Due to an upcoming oral procedure, Gingernut had to have some blood work done a few days ago. To say it was not fun is an understatement. She screamed and cried as soon as she saw the rubber band that would go around her arm come out. From there it was downhill…and it was a long hill. I’ll save you all the horrific details but in all the commotion there was a lot of illogical thinking going on in her 9 year old brain, such as “Mommy, if I do it then I get to punch you in the face,” and “They’re taking all my blood!!!”. After many long, painful minutes and me and one nurse holding her down while another nurse drew the very small vial of blood (not the huge one that she would lead you to believe had been taken), the deed was over. But it came with some a lot of tears, anger, confusion, and complete meltdowns – both from Gingernut and myself.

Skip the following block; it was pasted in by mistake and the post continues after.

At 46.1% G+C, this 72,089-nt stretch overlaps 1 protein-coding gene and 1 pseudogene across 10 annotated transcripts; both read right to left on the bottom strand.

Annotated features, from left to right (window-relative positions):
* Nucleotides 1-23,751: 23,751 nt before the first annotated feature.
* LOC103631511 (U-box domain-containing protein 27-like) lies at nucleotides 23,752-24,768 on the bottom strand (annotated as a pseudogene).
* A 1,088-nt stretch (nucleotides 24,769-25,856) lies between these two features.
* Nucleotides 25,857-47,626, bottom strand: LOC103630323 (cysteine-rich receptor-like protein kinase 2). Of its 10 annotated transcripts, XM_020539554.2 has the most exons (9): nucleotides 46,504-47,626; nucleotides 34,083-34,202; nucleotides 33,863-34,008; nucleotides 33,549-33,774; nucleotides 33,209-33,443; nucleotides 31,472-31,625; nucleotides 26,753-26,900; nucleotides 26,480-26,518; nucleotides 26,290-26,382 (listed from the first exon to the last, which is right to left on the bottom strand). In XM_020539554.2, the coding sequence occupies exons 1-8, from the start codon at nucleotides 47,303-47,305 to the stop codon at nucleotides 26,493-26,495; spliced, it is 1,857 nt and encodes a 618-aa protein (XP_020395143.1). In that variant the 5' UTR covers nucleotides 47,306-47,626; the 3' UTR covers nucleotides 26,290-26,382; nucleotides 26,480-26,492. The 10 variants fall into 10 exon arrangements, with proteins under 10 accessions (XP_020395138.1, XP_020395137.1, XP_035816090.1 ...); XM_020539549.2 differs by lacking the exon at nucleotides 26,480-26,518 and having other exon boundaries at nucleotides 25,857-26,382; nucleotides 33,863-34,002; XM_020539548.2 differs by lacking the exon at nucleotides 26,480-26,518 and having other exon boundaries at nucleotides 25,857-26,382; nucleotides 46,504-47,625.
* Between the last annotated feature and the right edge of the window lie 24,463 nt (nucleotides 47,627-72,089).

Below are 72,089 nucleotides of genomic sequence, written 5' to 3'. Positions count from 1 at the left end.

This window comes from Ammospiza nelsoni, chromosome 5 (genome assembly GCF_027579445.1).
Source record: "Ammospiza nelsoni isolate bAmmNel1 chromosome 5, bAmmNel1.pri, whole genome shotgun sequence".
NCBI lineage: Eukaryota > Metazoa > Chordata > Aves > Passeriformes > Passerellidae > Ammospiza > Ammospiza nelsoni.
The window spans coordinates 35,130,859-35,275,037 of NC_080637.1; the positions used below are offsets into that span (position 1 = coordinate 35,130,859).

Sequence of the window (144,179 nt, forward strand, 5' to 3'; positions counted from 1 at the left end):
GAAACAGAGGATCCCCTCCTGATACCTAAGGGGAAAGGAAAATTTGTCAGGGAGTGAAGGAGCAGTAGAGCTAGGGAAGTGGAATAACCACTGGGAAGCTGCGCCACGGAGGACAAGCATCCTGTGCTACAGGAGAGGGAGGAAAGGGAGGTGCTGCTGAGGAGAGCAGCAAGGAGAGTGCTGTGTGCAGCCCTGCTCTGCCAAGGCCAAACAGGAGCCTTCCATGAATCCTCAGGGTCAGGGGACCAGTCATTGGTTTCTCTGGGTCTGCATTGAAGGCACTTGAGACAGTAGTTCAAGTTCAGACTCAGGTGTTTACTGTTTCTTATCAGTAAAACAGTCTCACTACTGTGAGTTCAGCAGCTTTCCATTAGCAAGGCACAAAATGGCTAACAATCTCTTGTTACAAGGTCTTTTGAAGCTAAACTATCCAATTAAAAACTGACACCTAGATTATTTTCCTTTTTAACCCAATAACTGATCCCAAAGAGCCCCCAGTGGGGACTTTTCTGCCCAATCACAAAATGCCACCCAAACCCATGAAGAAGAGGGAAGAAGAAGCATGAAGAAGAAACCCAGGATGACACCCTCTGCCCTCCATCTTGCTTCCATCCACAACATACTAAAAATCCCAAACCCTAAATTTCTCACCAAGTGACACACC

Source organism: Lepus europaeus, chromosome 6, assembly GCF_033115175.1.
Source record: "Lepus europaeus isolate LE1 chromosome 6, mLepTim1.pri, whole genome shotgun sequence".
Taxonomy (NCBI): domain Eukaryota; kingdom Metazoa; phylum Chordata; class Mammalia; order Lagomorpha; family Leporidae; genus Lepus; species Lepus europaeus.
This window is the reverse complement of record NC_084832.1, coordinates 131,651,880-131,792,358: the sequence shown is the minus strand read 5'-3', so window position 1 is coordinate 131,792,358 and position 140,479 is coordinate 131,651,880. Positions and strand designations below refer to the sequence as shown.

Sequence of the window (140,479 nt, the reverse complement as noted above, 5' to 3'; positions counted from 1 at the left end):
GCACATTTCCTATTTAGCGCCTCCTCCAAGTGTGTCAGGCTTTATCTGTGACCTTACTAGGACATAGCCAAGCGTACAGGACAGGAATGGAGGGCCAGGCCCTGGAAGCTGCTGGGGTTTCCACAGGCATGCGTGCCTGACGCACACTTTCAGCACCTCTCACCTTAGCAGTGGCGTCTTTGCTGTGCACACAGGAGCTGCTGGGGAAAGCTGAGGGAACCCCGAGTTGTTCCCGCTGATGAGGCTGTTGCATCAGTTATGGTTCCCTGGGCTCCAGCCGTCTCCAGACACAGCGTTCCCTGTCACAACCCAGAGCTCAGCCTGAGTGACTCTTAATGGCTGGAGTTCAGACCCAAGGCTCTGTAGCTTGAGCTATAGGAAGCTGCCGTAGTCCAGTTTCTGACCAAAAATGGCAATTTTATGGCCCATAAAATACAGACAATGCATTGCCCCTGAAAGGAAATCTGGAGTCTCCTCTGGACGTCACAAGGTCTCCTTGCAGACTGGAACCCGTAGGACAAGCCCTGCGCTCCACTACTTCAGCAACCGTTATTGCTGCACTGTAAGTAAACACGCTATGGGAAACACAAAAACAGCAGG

Gingernut could not see how having blood drawn is ultimately for her good. All she could see was the immediate pain it caused her. In the thick of it all, we are like that…we only see the immediate. But when we can’t see how suffering or disappointment or pain is for our good, what is our response?

I admittedly fail to respond in a way that reflects what I believe about God. “Life” happens and suddenly I forget that God is faithful and good and trustworthy. I forget He is near and present, instead ignoring Him as though He were something familiar that I pass by on the street everyday, like a lamppost or a mailbox. I forget in the midst of all that life throws at me that his “yoke is easy and his burden is light” and I try to carry heavy loads on my very weak shoulders. I become illogical believing lies about myself and God.

But what should our response be when life says, “I’m gonna draw some blood for an unknown reason that won’t be made known to you for a the unforeseeable future…or ever?” When everything is turned upside down how should we respond to God and then to our situation?